MARCO ISLAND — Breakfast with birds at Collier County’s Tigertail Beach on Marco Island might conjure up a huddled group of diners deluged by hovering, cawing seagulls. On Saturday, nothing was further from the truth.
Those attending “Breakfast and Birds” munched muffins and doughnuts on wooden benches in the park’s rustic and sheltered pavilion. Organizers from the Friends of Tigertail urged participants to BYOB (bring your own breakfast). The meal was followed by an education session and a stroll along Tigertail’s lagoon.
As they walked, naturalists Fran Huxley and Susan Kubat narrated for bird watching attendees. Under foot, the sand was moist and hard packed for easy passage. The group observed from a safe distance so waterside subjects were not disturbed.
Along the walk, fiddler crab domiciles appeared as small holes in the ground surrounded by tiny balls of sand, laid out like welcome mats. The abundance of crabs make the area a feast for migrating birds, Kubat said.
A great white egret walked among the shore grasses.
“That’s a sight feeder,” said Huxley. “Watch how it scratches with its feet to get the fish to move around and show themselves.” As if on cue, the egret exhibited its legwork, tapping and scraping the grassy shallows.
Those watching cooed their approval.
A tri-colored heron stood at the far side of the lagoon. Birders peered through binoculars to observe its habits. Valerie Trombley from Michigan appeared especially keen.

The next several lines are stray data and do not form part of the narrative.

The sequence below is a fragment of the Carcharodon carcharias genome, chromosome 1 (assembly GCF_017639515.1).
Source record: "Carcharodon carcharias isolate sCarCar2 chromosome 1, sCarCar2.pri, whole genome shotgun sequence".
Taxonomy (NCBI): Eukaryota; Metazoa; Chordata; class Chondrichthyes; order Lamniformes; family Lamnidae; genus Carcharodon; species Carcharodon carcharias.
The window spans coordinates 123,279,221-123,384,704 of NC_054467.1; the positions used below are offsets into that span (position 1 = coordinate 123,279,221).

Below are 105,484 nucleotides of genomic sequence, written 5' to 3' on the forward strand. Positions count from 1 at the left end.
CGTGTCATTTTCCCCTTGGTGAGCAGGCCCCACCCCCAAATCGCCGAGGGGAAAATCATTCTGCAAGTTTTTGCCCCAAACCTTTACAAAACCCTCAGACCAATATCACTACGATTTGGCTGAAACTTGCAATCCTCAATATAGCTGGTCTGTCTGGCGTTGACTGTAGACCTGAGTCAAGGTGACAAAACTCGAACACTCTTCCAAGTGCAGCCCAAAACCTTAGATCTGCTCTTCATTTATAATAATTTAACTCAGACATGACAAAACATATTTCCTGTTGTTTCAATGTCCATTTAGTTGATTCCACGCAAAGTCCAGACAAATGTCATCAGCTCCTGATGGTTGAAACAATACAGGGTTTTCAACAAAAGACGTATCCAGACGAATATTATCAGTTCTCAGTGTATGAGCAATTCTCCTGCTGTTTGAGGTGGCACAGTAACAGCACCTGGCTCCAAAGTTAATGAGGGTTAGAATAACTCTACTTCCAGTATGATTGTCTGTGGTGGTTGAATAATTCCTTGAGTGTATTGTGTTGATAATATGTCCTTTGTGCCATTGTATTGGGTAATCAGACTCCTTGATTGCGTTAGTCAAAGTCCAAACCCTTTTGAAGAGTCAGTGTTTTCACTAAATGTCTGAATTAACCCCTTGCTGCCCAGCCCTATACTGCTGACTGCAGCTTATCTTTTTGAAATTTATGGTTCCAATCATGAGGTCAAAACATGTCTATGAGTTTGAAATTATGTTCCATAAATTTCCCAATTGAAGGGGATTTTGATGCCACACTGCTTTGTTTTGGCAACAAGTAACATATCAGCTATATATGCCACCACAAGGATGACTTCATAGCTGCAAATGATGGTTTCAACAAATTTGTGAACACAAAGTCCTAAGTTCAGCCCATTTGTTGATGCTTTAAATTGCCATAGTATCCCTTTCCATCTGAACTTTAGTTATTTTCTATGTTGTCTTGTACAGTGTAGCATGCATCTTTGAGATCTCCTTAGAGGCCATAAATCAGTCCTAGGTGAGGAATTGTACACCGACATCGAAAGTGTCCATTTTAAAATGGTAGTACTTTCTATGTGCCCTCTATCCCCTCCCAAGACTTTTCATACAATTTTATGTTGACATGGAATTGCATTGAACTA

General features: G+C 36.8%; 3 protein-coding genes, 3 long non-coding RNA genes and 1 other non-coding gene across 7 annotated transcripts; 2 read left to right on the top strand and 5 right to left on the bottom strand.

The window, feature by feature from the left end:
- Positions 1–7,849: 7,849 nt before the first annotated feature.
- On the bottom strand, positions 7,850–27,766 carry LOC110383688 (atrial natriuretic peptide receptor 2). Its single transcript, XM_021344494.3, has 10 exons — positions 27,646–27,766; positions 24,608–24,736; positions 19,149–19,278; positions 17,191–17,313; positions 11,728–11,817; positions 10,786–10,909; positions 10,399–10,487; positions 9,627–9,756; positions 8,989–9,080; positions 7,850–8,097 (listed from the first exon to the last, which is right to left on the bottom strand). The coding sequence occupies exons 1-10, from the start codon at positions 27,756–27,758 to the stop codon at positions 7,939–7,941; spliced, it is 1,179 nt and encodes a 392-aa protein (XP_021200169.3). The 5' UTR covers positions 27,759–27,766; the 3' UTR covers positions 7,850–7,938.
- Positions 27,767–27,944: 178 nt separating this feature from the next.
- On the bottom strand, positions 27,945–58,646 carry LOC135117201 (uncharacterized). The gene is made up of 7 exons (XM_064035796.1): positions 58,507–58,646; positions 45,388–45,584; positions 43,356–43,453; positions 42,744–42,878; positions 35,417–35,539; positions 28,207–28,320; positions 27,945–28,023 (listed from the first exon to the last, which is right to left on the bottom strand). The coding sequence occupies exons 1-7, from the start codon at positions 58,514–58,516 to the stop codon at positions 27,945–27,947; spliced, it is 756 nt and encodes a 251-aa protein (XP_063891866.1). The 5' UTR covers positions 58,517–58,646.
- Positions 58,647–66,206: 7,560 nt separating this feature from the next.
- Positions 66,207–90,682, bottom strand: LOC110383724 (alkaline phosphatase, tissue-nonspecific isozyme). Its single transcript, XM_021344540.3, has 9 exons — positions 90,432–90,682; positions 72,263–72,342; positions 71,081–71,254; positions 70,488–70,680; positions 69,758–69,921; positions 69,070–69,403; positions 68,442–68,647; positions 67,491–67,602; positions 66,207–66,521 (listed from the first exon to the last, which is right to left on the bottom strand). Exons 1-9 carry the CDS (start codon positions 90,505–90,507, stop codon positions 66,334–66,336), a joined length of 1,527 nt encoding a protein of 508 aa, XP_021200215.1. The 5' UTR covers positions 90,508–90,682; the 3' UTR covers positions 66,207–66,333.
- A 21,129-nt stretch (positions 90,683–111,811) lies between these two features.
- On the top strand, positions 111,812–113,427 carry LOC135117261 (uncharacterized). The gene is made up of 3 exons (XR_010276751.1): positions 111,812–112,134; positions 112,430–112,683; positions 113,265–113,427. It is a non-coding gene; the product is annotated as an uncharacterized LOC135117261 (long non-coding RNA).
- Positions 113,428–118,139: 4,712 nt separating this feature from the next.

“I’m not a member of the Friends of Tigertail,” she said, “but I joined in to learn more about birds.”
Huxley never failed to educate.
“Does anyone know why the birds all stand in one direction and into the wind?” she queried.
“To avoid getting their feathers ruffled?” someone answered.
The truth seemed counter intuitive.
“It’s the same reason airplanes take off into the wind,” Huxley replied.
The birds were prepared to flee on an updraft if predators approached, she explained.
It’s an example, flight manuals say, of Newton’s Third Law, explaining how every action generates an equal and opposite reaction. In case they need to take off quickly, the birds use the fast air passing over them to generate an upward force as they shape their wings. The maneuver allows them to gain altitude smoothly.
Veronica Catrombon, a private pilot and a new resident on Marco Island, nodded in agreement.
“I’m trying to take advantage of all the events here,” Catrombon said. “I chose this one to join.”
“Most of the birds here can be divided into two types: plovers and sandpipers,” Huxley said. “The plovers move more like robins, running and stopping, running and stopping.”
The group watched semipalmated plovers and killdeer do their dance. In the mixed flock, sandpipers such as dowitchers behaved differently, puncturing the sand again and again as they continued to feed.
A little blue heron skimmed close by along the water’s edge, raising questions in the group about juvenile morphs and field markings. As the group continued to follow the shoreline, word came that a roseate spoonbill had been observed at the end of the lagoon.
Without much prompting, the group scurried on to get a better view.
“Breakfast and Birds” was sponsored by the Friends of Tigertail. The next session will take place at 9 a.m., Saturday, Jan. 11. “Discover Tigertail,” an interactive educational experience for the whole family, will be held from 10 a.m. to 12 p.m. on Saturday, March 14.